Preoperative planning

Execution of the surgical procedure is best done with controlled hypotension, the use of local anesthesia with vasoconstrictor and nasotracheal intubation. It is important that the smallest endotracheal tube, which meets the necessary length requirement to pass through the vocal cords without impingement of the balloon on the cords, should be used. It is important, especially at the termination of the case when closing, that there is the ability to have control of the diameter of the nares as well as the alar base.

The endotracheal tube should be secured passively in such a way that there is no upward or cephalad traction on the nose causing any distortion that would impact the ability to get an appropriate recapitulation of the nasal base or enhance it in cases where it is excessively wide, narrow, or asymmetric.

Establishment of a preoperative vertical dimension is essential whether the maxilla is to be moved superiorly or inferiorly any vertical changes can be accounted for. Errors will impact the patient’s tooth-to-lip display. External markers have shown to be the most effective in controlling the vertical dimension. I prefer a .045″ Steinmann pin, which is inserted in the nasal bridge at soft tissue nasion ( Fig. 1 ).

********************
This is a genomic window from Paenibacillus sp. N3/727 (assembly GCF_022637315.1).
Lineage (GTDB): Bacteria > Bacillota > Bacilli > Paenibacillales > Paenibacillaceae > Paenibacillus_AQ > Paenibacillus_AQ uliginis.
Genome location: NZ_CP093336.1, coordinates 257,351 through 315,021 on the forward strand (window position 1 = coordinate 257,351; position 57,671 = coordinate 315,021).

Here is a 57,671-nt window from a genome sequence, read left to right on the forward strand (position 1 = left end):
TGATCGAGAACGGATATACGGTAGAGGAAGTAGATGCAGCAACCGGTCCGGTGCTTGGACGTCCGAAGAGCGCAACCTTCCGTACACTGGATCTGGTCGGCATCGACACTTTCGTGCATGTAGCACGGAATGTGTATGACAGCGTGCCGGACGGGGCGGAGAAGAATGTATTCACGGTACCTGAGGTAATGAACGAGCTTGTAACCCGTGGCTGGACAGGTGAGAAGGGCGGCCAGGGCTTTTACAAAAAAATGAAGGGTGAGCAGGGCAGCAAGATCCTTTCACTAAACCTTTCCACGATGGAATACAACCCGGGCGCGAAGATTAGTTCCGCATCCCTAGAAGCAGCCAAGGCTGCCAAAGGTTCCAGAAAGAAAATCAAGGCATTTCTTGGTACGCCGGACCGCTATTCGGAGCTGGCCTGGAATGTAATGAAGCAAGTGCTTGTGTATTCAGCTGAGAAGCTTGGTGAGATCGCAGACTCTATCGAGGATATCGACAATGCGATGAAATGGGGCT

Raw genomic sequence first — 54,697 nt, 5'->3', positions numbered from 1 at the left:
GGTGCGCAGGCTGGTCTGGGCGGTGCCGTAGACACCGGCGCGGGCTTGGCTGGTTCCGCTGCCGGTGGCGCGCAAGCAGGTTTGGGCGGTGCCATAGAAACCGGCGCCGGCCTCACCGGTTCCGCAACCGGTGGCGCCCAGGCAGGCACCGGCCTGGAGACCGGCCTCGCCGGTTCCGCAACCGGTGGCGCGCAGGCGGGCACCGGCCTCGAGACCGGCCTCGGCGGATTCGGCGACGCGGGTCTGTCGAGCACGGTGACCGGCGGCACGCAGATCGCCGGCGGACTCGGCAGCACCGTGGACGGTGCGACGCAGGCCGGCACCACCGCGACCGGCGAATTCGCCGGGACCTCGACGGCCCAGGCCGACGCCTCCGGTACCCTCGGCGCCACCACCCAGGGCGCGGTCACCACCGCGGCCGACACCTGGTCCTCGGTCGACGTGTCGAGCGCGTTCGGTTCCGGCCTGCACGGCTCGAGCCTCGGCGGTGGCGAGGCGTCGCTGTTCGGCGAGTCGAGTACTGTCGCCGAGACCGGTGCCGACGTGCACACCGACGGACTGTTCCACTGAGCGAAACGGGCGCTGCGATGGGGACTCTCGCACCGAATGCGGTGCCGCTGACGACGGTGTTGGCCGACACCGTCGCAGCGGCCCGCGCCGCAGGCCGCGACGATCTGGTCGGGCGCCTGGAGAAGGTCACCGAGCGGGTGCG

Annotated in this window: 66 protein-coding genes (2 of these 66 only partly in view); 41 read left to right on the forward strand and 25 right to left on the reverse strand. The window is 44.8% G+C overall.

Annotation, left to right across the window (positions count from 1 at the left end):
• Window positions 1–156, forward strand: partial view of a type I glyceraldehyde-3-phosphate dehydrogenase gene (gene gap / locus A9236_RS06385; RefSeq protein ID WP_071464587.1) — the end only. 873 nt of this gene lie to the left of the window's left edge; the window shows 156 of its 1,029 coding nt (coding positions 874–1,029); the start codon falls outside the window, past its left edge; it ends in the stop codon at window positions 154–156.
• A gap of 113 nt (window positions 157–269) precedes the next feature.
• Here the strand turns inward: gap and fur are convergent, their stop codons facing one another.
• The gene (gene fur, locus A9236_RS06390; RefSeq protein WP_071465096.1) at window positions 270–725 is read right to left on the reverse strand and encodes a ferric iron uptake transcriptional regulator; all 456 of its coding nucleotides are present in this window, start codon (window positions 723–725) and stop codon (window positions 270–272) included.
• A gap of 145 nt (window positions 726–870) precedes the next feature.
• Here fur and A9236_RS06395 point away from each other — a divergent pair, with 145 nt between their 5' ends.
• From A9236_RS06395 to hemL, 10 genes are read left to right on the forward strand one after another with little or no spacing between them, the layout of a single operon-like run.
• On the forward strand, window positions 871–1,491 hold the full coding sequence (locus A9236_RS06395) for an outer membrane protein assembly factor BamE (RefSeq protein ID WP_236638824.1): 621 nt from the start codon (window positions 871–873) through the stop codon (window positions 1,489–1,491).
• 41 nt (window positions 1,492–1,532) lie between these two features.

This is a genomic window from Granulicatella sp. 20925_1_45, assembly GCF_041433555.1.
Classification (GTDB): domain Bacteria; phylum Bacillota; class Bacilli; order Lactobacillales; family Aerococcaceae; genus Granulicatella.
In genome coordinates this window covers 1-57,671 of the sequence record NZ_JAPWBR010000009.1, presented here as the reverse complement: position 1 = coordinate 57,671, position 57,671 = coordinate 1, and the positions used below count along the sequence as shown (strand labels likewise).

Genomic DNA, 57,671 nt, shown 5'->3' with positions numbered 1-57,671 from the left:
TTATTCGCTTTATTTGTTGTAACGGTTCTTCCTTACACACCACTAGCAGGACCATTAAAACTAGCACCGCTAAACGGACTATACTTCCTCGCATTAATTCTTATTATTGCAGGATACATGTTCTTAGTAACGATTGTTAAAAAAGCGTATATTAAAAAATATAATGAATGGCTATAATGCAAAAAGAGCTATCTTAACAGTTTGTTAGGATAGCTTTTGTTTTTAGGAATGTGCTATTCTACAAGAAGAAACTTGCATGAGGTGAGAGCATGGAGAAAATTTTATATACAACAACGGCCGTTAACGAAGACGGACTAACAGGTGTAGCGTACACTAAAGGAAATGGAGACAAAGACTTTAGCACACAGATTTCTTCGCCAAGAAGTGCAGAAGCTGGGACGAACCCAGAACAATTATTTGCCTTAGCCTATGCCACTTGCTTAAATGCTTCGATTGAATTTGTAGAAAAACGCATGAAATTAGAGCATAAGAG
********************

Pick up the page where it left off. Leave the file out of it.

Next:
Fig. 1
External reference pin place in the bridge of the nose.

The measurement of the vertical dimension is made from the pin to the arch wire. This will ensure that maximum control intraoperatively can be obtained so that your planned vertical change can be accurately obtained. A Marshac caliper, or Boley gauge, will suffice in recording this measurement ( Fig. 2 ).

Fig. 2
Preoperative measurement is recorded. External measurements are more accurate then internal measurements and more reproducible.

Incisions for a Le Fort I osteotomy should be made using complete vestibular retraction with an appropriate retractor that will fit across the entire arch ( Fig. 3 ). Whether one uses electrocautery or scalpel can be left to the surgeon’s preference; however, I find that the Colorado tip provides for good hemostasis, minimal thermal damage, and surgical precision. The initial incision should be placed at a minimum of 5 mm above the mucogingival junction, leaving an adequate amount of movable mucosa for final closure.